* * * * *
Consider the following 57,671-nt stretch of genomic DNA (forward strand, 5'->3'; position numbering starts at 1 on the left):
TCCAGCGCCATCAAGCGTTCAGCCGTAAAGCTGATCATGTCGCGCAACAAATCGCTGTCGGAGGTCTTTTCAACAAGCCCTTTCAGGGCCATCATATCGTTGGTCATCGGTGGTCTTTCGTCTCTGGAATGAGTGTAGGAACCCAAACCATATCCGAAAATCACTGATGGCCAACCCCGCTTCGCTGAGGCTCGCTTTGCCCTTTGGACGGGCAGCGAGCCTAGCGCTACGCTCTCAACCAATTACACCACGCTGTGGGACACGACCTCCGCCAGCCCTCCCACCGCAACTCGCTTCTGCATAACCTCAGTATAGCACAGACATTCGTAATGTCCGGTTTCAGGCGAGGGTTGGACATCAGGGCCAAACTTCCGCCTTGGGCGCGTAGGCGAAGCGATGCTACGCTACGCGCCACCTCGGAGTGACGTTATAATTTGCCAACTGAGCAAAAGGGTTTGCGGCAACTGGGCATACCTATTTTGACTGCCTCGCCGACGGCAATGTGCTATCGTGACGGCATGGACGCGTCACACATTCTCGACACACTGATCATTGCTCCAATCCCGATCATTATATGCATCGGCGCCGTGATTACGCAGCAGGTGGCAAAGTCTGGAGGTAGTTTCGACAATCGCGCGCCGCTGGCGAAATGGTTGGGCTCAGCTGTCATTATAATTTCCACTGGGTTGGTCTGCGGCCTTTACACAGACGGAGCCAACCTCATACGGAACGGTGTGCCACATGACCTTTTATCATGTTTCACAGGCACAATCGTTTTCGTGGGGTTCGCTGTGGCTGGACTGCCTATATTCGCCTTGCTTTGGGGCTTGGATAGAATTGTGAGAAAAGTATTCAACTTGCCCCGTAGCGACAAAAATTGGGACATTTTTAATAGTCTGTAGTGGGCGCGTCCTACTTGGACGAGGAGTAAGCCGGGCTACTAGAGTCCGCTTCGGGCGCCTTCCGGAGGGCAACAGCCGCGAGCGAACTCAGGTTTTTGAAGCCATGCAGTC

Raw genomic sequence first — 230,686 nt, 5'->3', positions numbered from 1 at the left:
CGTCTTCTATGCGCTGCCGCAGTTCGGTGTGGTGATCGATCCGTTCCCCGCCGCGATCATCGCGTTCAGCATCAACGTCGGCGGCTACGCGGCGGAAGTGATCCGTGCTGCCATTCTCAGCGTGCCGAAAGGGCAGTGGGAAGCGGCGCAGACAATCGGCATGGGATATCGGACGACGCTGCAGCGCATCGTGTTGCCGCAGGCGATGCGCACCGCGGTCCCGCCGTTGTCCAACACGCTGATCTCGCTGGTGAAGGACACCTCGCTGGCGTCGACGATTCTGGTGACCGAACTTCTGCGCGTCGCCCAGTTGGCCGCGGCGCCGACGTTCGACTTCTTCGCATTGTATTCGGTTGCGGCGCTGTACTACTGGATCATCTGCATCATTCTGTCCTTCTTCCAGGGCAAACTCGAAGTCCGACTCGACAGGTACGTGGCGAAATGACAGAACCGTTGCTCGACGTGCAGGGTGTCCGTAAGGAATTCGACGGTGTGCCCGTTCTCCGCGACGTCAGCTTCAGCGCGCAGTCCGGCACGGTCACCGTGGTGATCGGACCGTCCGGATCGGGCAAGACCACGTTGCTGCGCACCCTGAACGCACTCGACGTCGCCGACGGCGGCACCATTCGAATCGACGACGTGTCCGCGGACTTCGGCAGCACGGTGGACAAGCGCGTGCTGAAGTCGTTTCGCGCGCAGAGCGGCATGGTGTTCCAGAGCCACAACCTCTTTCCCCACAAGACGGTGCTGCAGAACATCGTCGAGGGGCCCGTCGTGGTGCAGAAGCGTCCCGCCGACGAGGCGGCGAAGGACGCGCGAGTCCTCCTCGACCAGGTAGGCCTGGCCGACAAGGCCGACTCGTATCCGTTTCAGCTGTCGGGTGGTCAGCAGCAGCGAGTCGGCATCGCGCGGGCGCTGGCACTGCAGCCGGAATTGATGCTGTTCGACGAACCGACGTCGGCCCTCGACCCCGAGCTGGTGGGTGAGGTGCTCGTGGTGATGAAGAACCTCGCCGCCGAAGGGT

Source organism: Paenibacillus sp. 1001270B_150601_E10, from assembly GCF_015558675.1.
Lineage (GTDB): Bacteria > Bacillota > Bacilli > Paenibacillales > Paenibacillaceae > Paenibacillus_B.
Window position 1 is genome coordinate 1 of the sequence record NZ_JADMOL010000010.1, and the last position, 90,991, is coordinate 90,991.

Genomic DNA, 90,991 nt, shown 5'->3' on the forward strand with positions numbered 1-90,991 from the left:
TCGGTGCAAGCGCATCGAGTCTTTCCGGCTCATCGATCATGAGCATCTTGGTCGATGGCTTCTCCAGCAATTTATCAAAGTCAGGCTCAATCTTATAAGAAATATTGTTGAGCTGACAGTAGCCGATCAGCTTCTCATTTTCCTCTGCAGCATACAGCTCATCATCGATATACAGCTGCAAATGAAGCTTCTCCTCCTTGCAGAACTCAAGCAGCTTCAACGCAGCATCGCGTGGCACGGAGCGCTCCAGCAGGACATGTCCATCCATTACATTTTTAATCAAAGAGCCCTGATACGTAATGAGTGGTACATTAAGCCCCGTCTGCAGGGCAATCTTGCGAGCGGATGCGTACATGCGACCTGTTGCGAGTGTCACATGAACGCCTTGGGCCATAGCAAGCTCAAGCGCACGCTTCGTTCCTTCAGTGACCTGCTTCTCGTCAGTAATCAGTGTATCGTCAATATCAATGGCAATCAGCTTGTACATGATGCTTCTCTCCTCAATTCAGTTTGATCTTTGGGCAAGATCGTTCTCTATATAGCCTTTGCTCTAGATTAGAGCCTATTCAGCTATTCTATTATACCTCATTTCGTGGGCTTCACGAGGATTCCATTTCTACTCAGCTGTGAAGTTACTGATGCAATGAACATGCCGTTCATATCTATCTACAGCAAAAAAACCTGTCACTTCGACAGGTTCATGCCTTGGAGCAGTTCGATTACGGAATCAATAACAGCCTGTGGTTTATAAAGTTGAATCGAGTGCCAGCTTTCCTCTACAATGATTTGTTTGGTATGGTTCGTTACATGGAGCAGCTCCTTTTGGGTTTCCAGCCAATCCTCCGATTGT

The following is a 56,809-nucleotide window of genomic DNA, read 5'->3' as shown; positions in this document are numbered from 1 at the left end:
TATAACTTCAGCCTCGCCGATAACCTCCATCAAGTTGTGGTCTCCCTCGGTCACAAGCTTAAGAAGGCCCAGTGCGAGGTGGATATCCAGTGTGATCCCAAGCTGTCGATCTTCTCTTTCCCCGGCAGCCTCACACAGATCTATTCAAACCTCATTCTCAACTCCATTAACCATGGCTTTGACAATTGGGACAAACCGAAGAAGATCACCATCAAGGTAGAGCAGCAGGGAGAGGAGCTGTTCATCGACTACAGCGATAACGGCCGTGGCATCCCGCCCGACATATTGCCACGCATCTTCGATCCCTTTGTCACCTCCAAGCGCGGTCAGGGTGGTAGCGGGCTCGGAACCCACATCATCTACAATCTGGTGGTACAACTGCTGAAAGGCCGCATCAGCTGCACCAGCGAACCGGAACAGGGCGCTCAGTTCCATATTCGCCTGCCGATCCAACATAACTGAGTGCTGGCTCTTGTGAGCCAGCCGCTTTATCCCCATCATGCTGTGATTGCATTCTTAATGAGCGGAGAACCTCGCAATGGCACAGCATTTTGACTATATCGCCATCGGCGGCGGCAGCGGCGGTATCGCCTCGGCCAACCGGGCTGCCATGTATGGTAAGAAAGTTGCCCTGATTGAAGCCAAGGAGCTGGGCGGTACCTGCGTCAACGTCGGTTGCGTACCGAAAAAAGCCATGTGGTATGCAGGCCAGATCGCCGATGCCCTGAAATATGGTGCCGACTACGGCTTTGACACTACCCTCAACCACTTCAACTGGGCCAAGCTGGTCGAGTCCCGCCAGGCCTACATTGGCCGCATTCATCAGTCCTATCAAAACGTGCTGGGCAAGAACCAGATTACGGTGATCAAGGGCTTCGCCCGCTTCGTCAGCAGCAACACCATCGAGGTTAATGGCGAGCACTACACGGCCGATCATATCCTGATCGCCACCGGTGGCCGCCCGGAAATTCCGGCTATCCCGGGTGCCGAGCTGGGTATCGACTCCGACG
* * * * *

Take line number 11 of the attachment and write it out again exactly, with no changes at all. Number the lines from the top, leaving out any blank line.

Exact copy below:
TATAACTTCAGCCTCGCCGATAACCTCCATCAAGTTGTGGTCTCCCTCGGTCACAAGCTTAAGAAGGCCCAGTGCGAGGTGGATATCCAGTGTGATCCCAAGCTGTCGATCTTCTCTTTCCCCGGCAGCCTCACACAGATCTATTCAAACCTCATTCTCAACTCCATTAACCATGGCTTTGACAATTGGGACAAACCGAAGAAGATCACCATCAAGGTAGAGCAGCAGGGAGAGGAGCTGTTCATCGACTACAGCGATAACGGCCGTGGCATCCCGCCCGACATATTGCCACGCATCTTCGATCCCTTTGTCACCTCCAAGCGCGGTCAGGGTGGTAGCGGGCTCGGAACCCACATCATCTACAATCTGGTGGTACAACTGCTGAAAGGCCGCATCAGCTGCACCAGCGAACCGGAACAGGGCGCTCAGTTCCATATTCGCCTGCCGATCCAACATAACTGAGTGCTGGCTCTTGTGAGCCAGCCGCTTTATCCCCATCATGCTGTGATTGCATTCTTAATGAGCGGAGAACCTCGCAATGGCACAGCATTTTGACTATATCGCCATCGGCGGCGGCAGCGGCGGTATCGCCTCGGCCAACCGGGCTGCCATGTATGGTAAGAAAGTTGCCCTGATTGAAGCCAAGGAGCTGGGCGGTACCTGCGTCAACGTCGGTTGCGTACCGAAAAAAGCCATGTGGTATGCAGGCCAGATCGCCGATGCCCTGAAATATGGTGCCGACTACGGCTTTGACACTACCCTCAACCACTTCAACTGGGCCAAGCTGGTCGAGTCCCGCCAGGCCTACATTGGCCGCATTCATCAGTCCTATCAAAACGTGCTGGGCAAGAACCAGATTACGGTGATCAAGGGCTTCGCCCGCTTCGTCAGCAGCAACACCATCGAGGTTAATGGCGAGCACTACACGGCCGATCATATCCTGATCGCCACCGGTGGCCGCCCGGAAATTCCGGCTATCCCGGGTGCCGAGCTGGGTATCGACTCCGACG